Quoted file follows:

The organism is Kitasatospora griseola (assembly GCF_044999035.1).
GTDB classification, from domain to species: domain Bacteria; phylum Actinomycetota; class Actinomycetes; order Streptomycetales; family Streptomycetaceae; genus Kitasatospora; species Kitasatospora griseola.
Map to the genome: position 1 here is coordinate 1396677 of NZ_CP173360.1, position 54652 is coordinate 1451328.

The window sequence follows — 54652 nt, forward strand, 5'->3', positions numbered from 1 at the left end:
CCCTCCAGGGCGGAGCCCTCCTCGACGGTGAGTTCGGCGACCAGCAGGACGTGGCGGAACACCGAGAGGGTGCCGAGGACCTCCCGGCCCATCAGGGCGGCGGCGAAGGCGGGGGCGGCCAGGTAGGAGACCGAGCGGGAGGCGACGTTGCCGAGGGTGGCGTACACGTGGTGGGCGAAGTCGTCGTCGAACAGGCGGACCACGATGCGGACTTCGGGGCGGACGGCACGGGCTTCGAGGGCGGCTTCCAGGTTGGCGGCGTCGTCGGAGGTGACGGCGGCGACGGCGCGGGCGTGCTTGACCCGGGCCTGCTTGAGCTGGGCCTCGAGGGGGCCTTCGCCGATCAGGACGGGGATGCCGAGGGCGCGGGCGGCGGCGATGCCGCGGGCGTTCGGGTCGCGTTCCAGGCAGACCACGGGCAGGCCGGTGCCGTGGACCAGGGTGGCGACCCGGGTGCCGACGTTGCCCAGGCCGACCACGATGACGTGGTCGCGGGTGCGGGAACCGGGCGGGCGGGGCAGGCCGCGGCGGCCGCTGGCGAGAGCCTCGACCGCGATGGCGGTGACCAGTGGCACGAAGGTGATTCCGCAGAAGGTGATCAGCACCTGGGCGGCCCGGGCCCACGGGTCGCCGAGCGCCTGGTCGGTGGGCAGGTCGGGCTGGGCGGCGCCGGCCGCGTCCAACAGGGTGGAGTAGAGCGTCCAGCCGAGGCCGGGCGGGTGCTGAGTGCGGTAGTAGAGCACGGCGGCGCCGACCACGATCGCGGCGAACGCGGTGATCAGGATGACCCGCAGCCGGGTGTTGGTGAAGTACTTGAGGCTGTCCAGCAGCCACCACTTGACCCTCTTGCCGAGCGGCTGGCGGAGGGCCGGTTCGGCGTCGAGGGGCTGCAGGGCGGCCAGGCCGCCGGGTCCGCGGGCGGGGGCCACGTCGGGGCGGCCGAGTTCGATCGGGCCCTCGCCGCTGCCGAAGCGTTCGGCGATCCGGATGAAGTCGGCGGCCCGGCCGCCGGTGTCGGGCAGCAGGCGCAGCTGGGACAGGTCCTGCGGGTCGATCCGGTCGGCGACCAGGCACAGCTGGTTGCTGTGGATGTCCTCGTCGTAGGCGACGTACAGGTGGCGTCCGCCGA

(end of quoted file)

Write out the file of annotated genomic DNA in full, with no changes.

The organism is Kitasatospora griseola (assembly GCF_044999035.1).
GTDB classification, from domain to species: domain Bacteria; phylum Actinomycetota; class Actinomycetes; order Streptomycetales; family Streptomycetaceae; genus Kitasatospora; species Kitasatospora griseola.
Map to the genome: position 1 here is coordinate 1396677 of NZ_CP173360.1, position 54652 is coordinate 1451328.

The window sequence follows — 54652 nt, forward strand, 5'->3', positions numbered from 1 at the left end:
CCCTCCAGGGCGGAGCCCTCCTCGACGGTGAGTTCGGCGACCAGCAGGACGTGGCGGAACACCGAGAGGGTGCCGAGGACCTCCCGGCCCATCAGGGCGGCGGCGAAGGCGGGGGCGGCCAGGTAGGAGACCGAGCGGGAGGCGACGTTGCCGAGGGTGGCGTACACGTGGTGGGCGAAGTCGTCGTCGAACAGGCGGACCACGATGCGGACTTCGGGGCGGACGGCACGGGCTTCGAGGGCGGCTTCCAGGTTGGCGGCGTCGTCGGAGGTGACGGCGGCGACGGCGCGGGCGTGCTTGACCCGGGCCTGCTTGAGCTGGGCCTCGAGGGGGCCTTCGCCGATCAGGACGGGGATGCCGAGGGCGCGGGCGGCGGCGATGCCGCGGGCGTTCGGGTCGCGTTCCAGGCAGACCACGGGCAGGCCGGTGCCGTGGACCAGGGTGGCGACCCGGGTGCCGACGTTGCCCAGGCCGACCACGATGACGTGGTCGCGGGTGCGGGAACCGGGCGGGCGGGGCAGGCCGCGGCGGCCGCTGGCGAGAGCCTCGACCGCGATGGCGGTGACCAGTGGCACGAAGGTGATTCCGCAGAAGGTGATCAGCACCTGGGCGGCCCGGGCCCACGGGTCGCCGAGCGCCTGGTCGGTGGGCAGGTCGGGCTGGGCGGCGCCGGCCGCGTCCAACAGGGTGGAGTAGAGCGTCCAGCCGAGGCCGGGCGGGTGCTGAGTGCGGTAGTAGAGCACGGCGGCGCCGACCACGATCGCGGCGAACGCGGTGATCAGGATGACCCGCAGCCGGGTGTTGGTGAAGTACTTGAGGCTGTCCAGCAGCCACCACTTGACCCTCTTGCCGAGCGGCTGGCGGAGGGCCGGTTCGGCGTCGAGGGGCTGCAGGGCGGCCAGGCCGCCGGGTCCGCGGGCGGGGGCCACGTCGGGGCGGCCGAGTTCGATCGGGCCCTCGCCGCTGCCGAAGCGTTCGGCGATCCGGATGAAGTCGGCGGCCCGGCCGCCGGTGTCGGGCAGCAGGCGCAGCTGGGACAGGTCCTGCGGGTCGATCCGGTCGGCGACCAGGCACAGCTGGTTGCTGTGGATGTCCTCGTCGTAGGCGACGTACAGGTGGCGTCCGCCGA